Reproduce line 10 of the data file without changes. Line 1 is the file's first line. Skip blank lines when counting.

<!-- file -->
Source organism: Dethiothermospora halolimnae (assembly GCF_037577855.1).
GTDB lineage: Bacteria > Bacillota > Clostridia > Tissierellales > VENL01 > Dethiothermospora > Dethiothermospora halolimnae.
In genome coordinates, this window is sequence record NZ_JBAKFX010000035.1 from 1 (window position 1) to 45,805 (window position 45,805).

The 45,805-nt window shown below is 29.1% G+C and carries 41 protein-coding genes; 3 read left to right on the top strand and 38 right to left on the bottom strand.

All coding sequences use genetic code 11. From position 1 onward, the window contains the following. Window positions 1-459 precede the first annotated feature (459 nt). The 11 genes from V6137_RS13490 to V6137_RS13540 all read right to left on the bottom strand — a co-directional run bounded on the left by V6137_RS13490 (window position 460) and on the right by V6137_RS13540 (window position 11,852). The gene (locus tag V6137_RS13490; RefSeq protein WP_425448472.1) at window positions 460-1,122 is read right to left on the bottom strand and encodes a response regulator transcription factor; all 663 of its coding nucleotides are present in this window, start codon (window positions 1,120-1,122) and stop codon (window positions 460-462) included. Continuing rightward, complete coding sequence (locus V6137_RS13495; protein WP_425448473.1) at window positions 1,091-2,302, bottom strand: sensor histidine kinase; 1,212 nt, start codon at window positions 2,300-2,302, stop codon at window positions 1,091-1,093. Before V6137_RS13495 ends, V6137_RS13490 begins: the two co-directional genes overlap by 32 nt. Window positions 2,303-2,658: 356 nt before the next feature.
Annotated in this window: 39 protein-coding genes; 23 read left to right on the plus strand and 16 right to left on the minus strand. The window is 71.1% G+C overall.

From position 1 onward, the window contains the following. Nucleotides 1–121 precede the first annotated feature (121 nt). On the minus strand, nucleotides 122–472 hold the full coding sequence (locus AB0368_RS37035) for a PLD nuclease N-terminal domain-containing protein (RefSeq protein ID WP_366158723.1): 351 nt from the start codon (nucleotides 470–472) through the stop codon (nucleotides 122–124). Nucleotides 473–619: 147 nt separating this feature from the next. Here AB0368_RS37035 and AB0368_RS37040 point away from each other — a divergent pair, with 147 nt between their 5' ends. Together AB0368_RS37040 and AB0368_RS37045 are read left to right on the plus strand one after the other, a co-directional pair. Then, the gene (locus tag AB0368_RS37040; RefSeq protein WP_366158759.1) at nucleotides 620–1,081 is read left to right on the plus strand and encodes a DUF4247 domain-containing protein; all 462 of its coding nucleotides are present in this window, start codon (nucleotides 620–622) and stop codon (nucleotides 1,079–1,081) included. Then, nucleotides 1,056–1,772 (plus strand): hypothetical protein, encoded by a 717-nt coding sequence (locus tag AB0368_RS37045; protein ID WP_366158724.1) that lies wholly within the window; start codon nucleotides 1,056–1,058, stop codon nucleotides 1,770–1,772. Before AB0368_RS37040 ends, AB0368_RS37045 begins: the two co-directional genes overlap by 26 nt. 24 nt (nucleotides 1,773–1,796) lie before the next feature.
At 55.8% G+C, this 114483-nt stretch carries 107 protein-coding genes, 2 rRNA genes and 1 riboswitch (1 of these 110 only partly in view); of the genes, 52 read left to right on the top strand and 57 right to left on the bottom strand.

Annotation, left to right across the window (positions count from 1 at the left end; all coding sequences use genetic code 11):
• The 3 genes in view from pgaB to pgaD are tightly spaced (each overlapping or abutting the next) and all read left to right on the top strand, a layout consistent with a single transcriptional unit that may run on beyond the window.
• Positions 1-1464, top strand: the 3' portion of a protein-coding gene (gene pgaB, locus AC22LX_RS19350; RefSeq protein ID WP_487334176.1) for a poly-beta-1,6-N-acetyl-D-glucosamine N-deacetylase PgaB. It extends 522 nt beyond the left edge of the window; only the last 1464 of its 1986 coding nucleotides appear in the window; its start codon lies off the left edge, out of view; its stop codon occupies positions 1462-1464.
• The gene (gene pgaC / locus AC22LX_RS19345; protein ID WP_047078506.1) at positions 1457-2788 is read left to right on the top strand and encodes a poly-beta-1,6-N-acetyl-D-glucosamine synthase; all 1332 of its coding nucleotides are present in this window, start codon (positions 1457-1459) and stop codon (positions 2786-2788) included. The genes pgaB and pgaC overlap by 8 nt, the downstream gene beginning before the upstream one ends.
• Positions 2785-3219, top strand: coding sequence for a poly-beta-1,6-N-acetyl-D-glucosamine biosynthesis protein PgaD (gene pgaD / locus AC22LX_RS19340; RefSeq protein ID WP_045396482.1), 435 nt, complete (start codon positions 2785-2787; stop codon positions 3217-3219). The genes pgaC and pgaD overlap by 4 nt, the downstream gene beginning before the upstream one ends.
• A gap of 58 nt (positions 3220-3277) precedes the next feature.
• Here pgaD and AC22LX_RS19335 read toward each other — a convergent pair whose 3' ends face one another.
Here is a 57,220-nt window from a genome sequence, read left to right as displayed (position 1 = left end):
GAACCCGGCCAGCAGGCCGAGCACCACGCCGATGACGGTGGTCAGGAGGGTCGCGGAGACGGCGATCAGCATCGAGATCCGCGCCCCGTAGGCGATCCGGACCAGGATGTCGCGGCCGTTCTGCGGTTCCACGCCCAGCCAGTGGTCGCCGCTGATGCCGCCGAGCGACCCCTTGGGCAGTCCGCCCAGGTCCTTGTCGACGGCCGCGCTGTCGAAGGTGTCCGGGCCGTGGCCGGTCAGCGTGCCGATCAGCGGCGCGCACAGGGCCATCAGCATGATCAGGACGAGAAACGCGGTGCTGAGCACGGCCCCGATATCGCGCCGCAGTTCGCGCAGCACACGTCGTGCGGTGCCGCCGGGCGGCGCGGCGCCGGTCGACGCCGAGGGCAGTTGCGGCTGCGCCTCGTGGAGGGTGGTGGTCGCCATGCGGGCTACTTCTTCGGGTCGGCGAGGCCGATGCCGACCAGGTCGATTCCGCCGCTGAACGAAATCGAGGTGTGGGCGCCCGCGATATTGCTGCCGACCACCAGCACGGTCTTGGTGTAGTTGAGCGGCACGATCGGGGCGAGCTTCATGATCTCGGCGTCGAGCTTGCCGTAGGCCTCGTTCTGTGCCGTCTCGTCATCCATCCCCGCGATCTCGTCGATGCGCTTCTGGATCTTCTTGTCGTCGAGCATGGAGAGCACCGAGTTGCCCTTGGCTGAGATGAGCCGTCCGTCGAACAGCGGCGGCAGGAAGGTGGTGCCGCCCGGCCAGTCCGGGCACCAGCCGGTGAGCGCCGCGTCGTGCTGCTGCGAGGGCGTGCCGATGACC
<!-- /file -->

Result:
• The 3 genes in view from pgaB to pgaD are tightly spaced (each overlapping or abutting the next) and all read left to right on the top strand, a layout consistent with a single transcriptional unit that may run on beyond the window.